Where’s Flat Stanley?
OK, let me see if I understand this right. Absentee ballots, to vote for Maine’s next governor, can be submitted now, but we are expected to make an informed decision without seeing the candidates debate the issues vitally important to us.
The Republican and Democratic candidates, Gov. Paul LePage and Mike Michaud, don’t think it’s important to debate the independent candidate Eliot Cutler unless the other one is there. Remember when we were kids and said, I won’t do it unless Johnny does it?
So we have this sort of standoff that purposefully keeps us in the dark, so Michaud and LePage can play their games with all the special interest money coming into their campaigns, thinking we won’t notice and we’ll just do what their ads tell us.
Maybe the folks who wish to hold debates will consider Flat Stanleys for any candidate that doesn’t show up. This way the candidate will be represented but just won’t get to say anything.
Why, with all their special interest and PAC money, are LePage and Michaud afraid of a mostly self-financed independent candidate? Stand up and debate. If they won’t, it sure sends a message that Cutler deserves our vote because the others are a no-show
Last fall the Federal Reserve commissioned a survey “to try to better understand the forces shaping consumer behavior.” They found three-fourths of us expected our incomes to be the same or lower over the next year. In conclusion the survey said, “Economic challenges remain for a significant portion of the population.”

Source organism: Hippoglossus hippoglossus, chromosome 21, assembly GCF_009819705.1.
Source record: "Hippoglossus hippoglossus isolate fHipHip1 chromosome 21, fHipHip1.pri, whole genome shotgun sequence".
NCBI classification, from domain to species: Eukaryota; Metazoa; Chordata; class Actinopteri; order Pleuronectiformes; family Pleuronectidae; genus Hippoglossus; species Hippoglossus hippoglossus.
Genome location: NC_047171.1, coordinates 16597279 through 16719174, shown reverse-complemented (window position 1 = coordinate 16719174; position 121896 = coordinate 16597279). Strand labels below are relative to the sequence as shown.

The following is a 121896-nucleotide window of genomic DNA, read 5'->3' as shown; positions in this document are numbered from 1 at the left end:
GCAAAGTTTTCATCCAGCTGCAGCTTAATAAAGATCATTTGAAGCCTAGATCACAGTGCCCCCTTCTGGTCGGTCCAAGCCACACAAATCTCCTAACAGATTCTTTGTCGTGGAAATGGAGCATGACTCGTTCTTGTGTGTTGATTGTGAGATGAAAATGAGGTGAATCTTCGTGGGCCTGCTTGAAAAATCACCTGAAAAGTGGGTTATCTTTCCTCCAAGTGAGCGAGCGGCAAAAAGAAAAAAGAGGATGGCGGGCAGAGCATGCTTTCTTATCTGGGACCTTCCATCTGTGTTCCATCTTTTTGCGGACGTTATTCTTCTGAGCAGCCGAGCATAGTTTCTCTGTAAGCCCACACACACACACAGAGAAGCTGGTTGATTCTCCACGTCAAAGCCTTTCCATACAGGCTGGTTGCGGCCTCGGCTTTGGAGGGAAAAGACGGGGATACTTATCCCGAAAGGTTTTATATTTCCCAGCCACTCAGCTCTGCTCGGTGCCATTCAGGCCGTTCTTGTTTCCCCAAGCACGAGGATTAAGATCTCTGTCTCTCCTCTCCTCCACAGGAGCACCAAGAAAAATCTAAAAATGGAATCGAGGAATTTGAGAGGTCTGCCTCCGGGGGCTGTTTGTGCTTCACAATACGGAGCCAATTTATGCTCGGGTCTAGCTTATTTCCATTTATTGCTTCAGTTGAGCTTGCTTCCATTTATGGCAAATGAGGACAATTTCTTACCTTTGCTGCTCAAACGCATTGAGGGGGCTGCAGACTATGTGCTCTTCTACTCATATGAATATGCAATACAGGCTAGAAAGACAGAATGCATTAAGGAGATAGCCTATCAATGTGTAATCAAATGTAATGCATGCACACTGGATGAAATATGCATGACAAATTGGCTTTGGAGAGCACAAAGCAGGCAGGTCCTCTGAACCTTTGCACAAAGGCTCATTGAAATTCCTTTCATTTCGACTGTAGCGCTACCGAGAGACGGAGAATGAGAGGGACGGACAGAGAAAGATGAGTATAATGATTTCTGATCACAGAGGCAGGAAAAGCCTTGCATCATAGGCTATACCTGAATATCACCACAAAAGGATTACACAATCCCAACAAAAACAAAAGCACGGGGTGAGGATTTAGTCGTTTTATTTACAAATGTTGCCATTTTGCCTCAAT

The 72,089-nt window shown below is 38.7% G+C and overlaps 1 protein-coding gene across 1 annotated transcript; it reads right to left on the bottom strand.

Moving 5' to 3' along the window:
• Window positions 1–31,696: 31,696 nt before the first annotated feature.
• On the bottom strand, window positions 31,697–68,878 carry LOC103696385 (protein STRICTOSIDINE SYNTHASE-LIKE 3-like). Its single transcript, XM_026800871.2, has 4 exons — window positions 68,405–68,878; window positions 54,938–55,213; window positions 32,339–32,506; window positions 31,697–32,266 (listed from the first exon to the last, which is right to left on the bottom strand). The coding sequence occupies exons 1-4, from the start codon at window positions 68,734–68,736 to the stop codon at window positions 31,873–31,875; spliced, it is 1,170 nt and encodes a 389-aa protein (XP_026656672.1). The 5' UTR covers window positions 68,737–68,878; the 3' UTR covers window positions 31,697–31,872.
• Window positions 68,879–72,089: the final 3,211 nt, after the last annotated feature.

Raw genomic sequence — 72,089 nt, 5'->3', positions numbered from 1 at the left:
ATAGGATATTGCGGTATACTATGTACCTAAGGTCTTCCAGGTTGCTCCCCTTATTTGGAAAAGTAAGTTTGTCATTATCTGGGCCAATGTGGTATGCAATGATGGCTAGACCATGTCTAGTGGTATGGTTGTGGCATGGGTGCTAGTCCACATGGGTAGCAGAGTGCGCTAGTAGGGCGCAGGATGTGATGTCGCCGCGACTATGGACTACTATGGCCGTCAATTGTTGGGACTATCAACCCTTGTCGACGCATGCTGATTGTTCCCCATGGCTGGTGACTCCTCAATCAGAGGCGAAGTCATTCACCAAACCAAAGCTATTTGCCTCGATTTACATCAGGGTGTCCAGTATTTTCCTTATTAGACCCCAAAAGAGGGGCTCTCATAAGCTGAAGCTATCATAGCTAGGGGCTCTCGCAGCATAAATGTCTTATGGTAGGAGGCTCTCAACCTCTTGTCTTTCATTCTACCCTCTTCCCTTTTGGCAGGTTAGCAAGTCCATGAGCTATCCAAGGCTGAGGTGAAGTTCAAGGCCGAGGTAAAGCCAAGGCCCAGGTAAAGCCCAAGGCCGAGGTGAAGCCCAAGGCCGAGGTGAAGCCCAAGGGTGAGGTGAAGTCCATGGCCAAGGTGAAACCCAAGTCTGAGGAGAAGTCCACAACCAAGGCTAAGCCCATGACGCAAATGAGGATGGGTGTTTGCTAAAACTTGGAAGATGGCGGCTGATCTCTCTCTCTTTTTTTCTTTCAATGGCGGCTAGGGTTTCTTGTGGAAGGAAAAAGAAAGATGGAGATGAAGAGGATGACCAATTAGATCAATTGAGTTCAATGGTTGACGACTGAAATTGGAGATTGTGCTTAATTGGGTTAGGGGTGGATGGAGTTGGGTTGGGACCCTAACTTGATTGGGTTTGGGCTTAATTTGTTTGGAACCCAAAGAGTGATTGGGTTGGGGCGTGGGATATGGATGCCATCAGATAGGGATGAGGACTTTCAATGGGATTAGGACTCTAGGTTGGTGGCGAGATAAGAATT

Then, in a recent poll, it was discovered that 63 percent of “us” believe immigrants place a burden on the U.S. economy.
In neither the survey nor the editorials was there a differentiation in the word “immigrants.” “Immigrants” is not a homogenous group; Americans have had prejudices against many different races and nationalities throughout our history. As these groups have assimilated into our society, learn to speak our language, and adopted our traditions, our fears have receded. Most of these immigrants came at a time when our country was growing. There was no welfare system, social security or income tax.
Considering the fragile state of our economy, anemic growth and stagnant wages, is it any wonder Americans are apprehensive about immigrants?
If the survey had asked about specific groups of immigrants the results would have been different and perhaps favorable.
When Americans are asked about immigrants, most think of those flowing across our southern border: the drug cartels, the human trafficking, the gangs and possibly terrorists. After the tragic events of 9/11 and the Boston Marathon, how safe can Americans feel?
Until our borders are secured, our economy strong, and our standard of living starts improving, it’s doubtful Americans will change their attitude toward immigrants.
A very important point is being missed in regards to the bear referendum: This is an anti-hunting issue; bears are incidental to the matter.